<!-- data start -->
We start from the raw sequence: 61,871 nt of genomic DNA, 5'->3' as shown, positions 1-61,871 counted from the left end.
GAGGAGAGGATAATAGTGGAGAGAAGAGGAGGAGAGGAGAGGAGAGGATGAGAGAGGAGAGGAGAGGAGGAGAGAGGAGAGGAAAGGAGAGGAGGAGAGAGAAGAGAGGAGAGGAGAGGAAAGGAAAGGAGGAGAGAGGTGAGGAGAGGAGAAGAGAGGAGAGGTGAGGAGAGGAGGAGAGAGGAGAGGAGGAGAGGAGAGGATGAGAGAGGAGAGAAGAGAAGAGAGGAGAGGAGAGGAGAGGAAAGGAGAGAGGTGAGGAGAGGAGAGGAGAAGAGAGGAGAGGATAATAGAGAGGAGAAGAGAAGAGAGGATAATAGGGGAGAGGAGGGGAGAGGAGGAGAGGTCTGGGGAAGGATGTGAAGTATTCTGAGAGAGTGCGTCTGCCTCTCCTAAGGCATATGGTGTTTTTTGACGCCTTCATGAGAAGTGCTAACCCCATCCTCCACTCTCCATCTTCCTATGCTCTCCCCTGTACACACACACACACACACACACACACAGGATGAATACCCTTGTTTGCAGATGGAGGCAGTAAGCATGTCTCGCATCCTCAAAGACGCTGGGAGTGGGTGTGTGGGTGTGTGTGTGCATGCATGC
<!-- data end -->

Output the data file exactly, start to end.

We start from the raw sequence: 61,871 nt of genomic DNA, 5'->3' as shown, positions 1-61,871 counted from the left end.
GAGGAGAGGATAATAGTGGAGAGAAGAGGAGGAGAGGAGAGGAGAGGATGAGAGAGGAGAGGAGAGGAGGAGAGAGGAGAGGAAAGGAGAGGAGGAGAGAGAAGAGAGGAGAGGAGAGGAAAGGAAAGGAGGAGAGAGGTGAGGAGAGGAGAAGAGAGGAGAGGTGAGGAGAGGAGGAGAGAGGAGAGGAGGAGAGGAGAGGATGAGAGAGGAGAGAAGAGAAGAGAGGAGAGGAGAGGAGAGGAAAGGAGAGAGGTGAGGAGAGGAGAGGAGAAGAGAGGAGAGGATAATAGAGAGGAGAAGAGAAGAGAGGATAATAGGGGAGAGGAGGGGAGAGGAGGAGAGGTCTGGGGAAGGATGTGAAGTATTCTGAGAGAGTGCGTCTGCCTCTCCTAAGGCATATGGTGTTTTTTGACGCCTTCATGAGAAGTGCTAACCCCATCCTCCACTCTCCATCTTCCTATGCTCTCCCCTGTACACACACACACACACACACACACACAGGATGAATACCCTTGTTTGCAGATGGAGGCAGTAAGCATGTCTCGCATCCTCAAAGACGCTGGGAGTGGGTGTGTGGGTGTGTGTGTGCATGCATGC